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Waking Up

Waking Up

Wed, March 31, 2021 by Lucy Contreras, Assistant Manager of Plant Collections | in Botanical Gardens

This is arguably one of the most exciting times of the year for garden enthusiasts. For some people, that statement may come across as fighting words, but in my (poor?) defense, I did say arguably! Leaving winter and heading into spring is a wonderful time. The garden is truly waking up and the noticeable contrast between the winter and spring landscape is truly astounding!

The number of plants leafing out, flowering, or just otherwise growing before our eyes is so obvious, and appreciated, this time of year. Between when I left work last week and got back in this week, I was shocked by how much had started coming out in only a few day’s time. Let me show you just why I’m such a big fan of spring.

The first thing I noticed this morning that made me do a double take was this gorgeous flowering crabapple (Malus 'JFS-KW5' (Royal Raindrop®)) in the Upper Right Wing. This burst of color, not only from its flowers but also its leaves, was jaw dropping!

As I continued through the Upper Right, I noticed one of my favorite trees was flowering too. While Japanese blue oak (Quercus glauca) doesn’t have flowers anything like that of the crabapple, those dangling little catkins drew me in.

Once they had me in their grasp, that was when I noticed that the new leaves had a very noticeable silvery back to them that I had not seen on mature leaves. This added feature I found to be yet another reason to validate the “coolness” factor of this tree.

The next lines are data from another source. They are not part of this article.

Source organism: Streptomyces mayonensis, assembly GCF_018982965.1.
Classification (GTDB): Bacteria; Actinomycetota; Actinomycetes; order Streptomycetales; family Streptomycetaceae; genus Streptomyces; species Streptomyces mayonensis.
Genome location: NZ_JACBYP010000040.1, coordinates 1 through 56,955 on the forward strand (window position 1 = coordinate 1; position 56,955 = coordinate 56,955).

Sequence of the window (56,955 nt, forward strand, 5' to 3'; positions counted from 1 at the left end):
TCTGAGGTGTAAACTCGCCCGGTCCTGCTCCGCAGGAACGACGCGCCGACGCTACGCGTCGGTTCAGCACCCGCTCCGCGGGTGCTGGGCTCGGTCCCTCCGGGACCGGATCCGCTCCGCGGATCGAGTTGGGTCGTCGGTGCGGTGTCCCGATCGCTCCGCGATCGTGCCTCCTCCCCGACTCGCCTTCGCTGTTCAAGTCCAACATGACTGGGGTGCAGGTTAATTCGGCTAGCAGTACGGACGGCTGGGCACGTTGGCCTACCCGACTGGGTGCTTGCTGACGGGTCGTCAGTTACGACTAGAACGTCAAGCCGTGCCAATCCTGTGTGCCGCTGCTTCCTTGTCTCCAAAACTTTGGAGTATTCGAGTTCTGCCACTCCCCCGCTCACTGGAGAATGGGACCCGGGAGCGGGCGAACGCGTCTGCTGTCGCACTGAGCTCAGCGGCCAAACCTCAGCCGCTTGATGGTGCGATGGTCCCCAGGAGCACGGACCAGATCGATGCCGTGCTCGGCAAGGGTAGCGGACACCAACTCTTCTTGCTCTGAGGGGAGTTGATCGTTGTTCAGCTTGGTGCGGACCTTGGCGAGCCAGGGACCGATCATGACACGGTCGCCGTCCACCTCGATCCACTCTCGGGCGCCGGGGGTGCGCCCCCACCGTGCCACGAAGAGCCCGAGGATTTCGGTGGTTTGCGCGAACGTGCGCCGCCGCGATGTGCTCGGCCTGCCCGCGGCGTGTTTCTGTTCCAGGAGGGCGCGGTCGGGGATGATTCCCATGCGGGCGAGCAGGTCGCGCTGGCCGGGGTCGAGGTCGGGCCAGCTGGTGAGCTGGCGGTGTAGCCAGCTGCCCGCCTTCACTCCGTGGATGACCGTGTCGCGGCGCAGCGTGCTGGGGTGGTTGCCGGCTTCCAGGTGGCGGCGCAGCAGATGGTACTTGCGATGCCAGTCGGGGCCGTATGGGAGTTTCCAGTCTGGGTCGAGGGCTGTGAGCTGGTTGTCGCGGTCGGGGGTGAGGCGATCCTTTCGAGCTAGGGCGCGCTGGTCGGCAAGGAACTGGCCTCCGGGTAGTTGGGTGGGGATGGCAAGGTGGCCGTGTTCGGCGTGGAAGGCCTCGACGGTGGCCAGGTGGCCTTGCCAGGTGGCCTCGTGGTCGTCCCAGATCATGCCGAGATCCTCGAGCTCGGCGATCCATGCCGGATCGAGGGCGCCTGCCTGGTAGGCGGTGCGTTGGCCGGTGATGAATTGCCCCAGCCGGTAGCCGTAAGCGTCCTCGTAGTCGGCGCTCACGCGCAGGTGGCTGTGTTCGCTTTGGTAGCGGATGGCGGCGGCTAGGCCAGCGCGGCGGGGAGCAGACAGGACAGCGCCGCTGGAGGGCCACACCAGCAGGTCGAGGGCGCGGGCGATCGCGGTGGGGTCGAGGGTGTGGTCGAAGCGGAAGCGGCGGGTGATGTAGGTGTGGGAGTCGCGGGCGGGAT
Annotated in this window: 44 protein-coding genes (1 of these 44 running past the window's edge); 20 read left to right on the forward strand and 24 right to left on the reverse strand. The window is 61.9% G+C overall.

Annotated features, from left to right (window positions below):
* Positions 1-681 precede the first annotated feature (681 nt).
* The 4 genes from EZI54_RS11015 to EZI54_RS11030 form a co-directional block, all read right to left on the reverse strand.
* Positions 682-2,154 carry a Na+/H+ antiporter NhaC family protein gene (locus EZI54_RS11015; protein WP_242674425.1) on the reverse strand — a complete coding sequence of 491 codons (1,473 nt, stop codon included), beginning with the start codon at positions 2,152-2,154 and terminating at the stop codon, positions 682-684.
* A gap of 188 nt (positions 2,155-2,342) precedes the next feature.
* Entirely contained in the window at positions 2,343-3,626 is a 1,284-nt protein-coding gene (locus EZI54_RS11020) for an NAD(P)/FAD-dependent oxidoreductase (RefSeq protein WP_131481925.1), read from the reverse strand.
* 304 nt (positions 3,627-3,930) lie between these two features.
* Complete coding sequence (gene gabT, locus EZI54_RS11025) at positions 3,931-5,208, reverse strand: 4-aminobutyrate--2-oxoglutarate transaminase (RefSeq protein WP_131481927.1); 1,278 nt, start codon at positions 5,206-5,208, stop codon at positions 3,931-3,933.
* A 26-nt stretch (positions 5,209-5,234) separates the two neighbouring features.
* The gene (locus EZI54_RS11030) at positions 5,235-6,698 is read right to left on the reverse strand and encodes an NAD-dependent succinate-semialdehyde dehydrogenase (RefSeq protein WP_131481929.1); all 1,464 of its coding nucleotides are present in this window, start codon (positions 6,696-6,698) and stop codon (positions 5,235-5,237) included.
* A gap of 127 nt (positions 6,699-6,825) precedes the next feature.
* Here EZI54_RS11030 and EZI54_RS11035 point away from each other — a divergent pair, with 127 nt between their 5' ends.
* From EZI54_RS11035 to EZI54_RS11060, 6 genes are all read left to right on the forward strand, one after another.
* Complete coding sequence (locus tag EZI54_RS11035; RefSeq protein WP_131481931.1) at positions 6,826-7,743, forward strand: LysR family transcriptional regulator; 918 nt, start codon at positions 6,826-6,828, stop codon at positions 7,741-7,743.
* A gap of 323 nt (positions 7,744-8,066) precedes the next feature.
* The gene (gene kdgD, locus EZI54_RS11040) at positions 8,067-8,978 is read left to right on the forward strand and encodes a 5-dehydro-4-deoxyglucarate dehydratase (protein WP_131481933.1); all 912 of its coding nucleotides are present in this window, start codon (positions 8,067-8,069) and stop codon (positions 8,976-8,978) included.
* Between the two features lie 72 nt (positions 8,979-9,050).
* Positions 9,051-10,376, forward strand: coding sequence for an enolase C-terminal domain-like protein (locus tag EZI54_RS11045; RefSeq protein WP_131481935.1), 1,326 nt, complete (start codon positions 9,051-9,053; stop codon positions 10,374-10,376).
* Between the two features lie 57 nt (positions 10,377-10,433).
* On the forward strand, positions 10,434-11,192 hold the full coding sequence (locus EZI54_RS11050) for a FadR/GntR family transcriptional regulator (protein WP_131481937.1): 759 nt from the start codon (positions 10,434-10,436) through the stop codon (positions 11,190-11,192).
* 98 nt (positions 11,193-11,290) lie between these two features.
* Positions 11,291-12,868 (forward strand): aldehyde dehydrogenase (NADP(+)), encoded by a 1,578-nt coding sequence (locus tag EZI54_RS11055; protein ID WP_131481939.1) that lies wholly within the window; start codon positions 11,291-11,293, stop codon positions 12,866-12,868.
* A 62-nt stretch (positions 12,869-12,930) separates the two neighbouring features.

As I continued along my way, I found myself in a sea of mountain azaleas (Rhododendron canescens 'Varnadoes Phlox Pink' ) that also seemingly had exploded into its colorful display overnight.

When I reached the Upper Left Wing, I found myself admiring the delicate flowers of the silverbell tree (Halesia diptera [Magniflora Group]). The aptly named tree was adorned with dangling, bell-like flowers creating an added sweetness to the space.

While the plants I saw thus far were certainly welcome sights to behold, I was even more excited when I had the pleasure of seeing plants that had been recently added and were only now beginning to flower for the first time in our gardens!

Phlox subulata 'North Hills' flowering habit

The Upper Left Wing had the cheerful faces of moss phlox (Phlox subulata 'North Hills’) creeping throughout wall beds. This multi-toned flower was planted last year and had finally made its debut.

Phlox subulata 'North Hills' flowers and flower bud

In the Upper Left Wing bog, the subtle and sweet flowers of the Japanese iris (Iris japonica), that had been planted over the winter, were flowering for the first time too! The soft blue-purple and bright yellow splotch of the flowers is definitely a great way to welcome the start of the new growing season.

I don’t know about you, but spring fills me with such a sense of excitement and motivation! Seeing perennial favorites and new additions pop up in the garden and herald in the dawn of a new season of possibilities and garden splendor is all I need for a quick pick me up. As our gardens are beginning to wake up, don’t forget to make a point to come by and get a little inspiration for yourself. Nothing helps to lift the spirits like the splendor of nature.

See you in the gardens!

Hours Tickets Location Block

Hours

Brookgreen Gardens is open daily from 9:30 a.m. to 5:00 p.m.
For their safety and the safety of our animal collection, pets are not allowed, nor can they be left in vehicles inside Brookgreen.
Service animals that have received special training to assist disabled persons are welcome. Animals whose sole function is to provide comfort or emotional support do not qualify as service animals under the ADA.

Tickets

Daily General Admission Tickets for 7 consecutive days
Children 3 and under
Free
Children 4-12
$10
Adults 13-64
$18
Seniors 65 & Over
$16

Location

1931 Brookgreen Drive

Murrells Inlet, SC 29576

Off US Highway 17 Bypass, between Murrells Inlet and Pawleys Island

843-235-6000